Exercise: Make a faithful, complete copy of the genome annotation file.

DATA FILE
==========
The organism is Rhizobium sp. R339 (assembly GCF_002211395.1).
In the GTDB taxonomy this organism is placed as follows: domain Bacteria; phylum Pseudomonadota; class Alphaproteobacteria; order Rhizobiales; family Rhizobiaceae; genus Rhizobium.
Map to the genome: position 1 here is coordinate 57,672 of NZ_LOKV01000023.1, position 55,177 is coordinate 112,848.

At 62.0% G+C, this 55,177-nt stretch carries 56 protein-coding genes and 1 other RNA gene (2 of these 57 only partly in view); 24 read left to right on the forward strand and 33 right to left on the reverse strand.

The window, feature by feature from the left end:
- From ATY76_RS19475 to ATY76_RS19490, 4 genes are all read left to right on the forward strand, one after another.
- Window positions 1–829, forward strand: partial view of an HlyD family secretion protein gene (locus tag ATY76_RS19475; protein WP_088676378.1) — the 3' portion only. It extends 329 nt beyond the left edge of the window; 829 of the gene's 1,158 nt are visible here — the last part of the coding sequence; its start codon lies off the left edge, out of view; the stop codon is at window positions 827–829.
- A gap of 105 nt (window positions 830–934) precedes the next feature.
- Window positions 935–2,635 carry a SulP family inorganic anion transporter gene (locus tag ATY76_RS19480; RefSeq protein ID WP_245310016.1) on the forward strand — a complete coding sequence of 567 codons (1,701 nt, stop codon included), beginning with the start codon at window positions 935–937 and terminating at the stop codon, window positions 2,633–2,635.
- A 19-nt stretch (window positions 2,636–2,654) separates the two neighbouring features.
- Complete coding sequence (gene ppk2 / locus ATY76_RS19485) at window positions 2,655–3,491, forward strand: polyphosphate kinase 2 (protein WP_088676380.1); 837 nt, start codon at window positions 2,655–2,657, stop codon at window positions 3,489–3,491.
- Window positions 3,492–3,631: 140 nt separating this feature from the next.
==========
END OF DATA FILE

The organism is Rhizobium sp. R339 (assembly GCF_002211395.1).
In the GTDB taxonomy this organism is placed as follows: domain Bacteria; phylum Pseudomonadota; class Alphaproteobacteria; order Rhizobiales; family Rhizobiaceae; genus Rhizobium.
Map to the genome: position 1 here is coordinate 57,672 of NZ_LOKV01000023.1, position 55,177 is coordinate 112,848.

At 62.0% G+C, this 55,177-nt stretch carries 56 protein-coding genes and 1 other RNA gene (2 of these 57 only partly in view); 24 read left to right on the forward strand and 33 right to left on the reverse strand.

The window, feature by feature from the left end:
- From ATY76_RS19475 to ATY76_RS19490, 4 genes are all read left to right on the forward strand, one after another.
- Window positions 1–829, forward strand: partial view of an HlyD family secretion protein gene (locus tag ATY76_RS19475; protein WP_088676378.1) — the 3' portion only. It extends 329 nt beyond the left edge of the window; 829 of the gene's 1,158 nt are visible here — the last part of the coding sequence; its start codon lies off the left edge, out of view; the stop codon is at window positions 827–829.
- A gap of 105 nt (window positions 830–934) precedes the next feature.
- Window positions 935–2,635 carry a SulP family inorganic anion transporter gene (locus tag ATY76_RS19480; RefSeq protein ID WP_245310016.1) on the forward strand — a complete coding sequence of 567 codons (1,701 nt, stop codon included), beginning with the start codon at window positions 935–937 and terminating at the stop codon, window positions 2,633–2,635.
- A 19-nt stretch (window positions 2,636–2,654) separates the two neighbouring features.
- Complete coding sequence (gene ppk2 / locus ATY76_RS19485) at window positions 2,655–3,491, forward strand: polyphosphate kinase 2 (protein WP_088676380.1); 837 nt, start codon at window positions 2,655–2,657, stop codon at window positions 3,489–3,491.
- Window positions 3,492–3,631: 140 nt separating this feature from the next.